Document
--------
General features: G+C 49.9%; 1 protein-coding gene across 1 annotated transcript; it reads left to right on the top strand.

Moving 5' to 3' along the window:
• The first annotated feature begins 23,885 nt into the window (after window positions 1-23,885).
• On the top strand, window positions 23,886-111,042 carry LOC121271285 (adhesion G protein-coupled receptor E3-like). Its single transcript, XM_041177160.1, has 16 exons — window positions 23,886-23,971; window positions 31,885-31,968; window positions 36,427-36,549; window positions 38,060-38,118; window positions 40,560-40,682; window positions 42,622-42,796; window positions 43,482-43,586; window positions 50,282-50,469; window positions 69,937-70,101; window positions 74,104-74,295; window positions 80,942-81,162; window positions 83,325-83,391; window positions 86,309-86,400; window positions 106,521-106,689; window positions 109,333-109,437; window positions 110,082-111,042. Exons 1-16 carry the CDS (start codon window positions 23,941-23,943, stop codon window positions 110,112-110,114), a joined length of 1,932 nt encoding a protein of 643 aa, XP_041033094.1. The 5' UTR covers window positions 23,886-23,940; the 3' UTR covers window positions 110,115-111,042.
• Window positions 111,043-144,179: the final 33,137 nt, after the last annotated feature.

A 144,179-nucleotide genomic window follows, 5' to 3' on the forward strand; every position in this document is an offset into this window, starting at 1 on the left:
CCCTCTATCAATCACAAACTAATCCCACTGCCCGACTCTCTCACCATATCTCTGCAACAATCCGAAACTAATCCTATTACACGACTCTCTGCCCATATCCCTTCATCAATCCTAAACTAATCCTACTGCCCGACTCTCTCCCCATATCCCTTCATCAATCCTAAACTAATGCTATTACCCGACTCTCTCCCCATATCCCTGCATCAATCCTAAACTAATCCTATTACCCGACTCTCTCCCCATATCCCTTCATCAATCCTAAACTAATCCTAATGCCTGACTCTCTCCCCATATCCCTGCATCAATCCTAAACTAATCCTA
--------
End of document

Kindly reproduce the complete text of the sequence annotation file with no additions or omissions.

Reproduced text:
General features: G+C 49.9%; 1 protein-coding gene across 1 annotated transcript; it reads left to right on the top strand.

Moving 5' to 3' along the window:
• The first annotated feature begins 23,885 nt into the window (after window positions 1-23,885).
• On the top strand, window positions 23,886-111,042 carry LOC121271285 (adhesion G protein-coupled receptor E3-like). Its single transcript, XM_041177160.1, has 16 exons — window positions 23,886-23,971; window positions 31,885-31,968; window positions 36,427-36,549; window positions 38,060-38,118; window positions 40,560-40,682; window positions 42,622-42,796; window positions 43,482-43,586; window positions 50,282-50,469; window positions 69,937-70,101; window positions 74,104-74,295; window positions 80,942-81,162; window positions 83,325-83,391; window positions 86,309-86,400; window positions 106,521-106,689; window positions 109,333-109,437; window positions 110,082-111,042. Exons 1-16 carry the CDS (start codon window positions 23,941-23,943, stop codon window positions 110,112-110,114), a joined length of 1,932 nt encoding a protein of 643 aa, XP_041033094.1. The 5' UTR covers window positions 23,886-23,940; the 3' UTR covers window positions 110,115-111,042.
• Window positions 111,043-144,179: the final 33,137 nt, after the last annotated feature.

A 144,179-nucleotide genomic window follows, 5' to 3' on the forward strand; every position in this document is an offset into this window, starting at 1 on the left:
CCCTCTATCAATCACAAACTAATCCCACTGCCCGACTCTCTCACCATATCTCTGCAACAATCCGAAACTAATCCTATTACACGACTCTCTGCCCATATCCCTTCATCAATCCTAAACTAATCCTACTGCCCGACTCTCTCCCCATATCCCTTCATCAATCCTAAACTAATGCTATTACCCGACTCTCTCCCCATATCCCTGCATCAATCCTAAACTAATCCTATTACCCGACTCTCTCCCCATATCCCTTCATCAATCCTAAACTAATCCTAATGCCTGACTCTCTCCCCATATCCCTGCATCAATCCTAAACTAATCCTA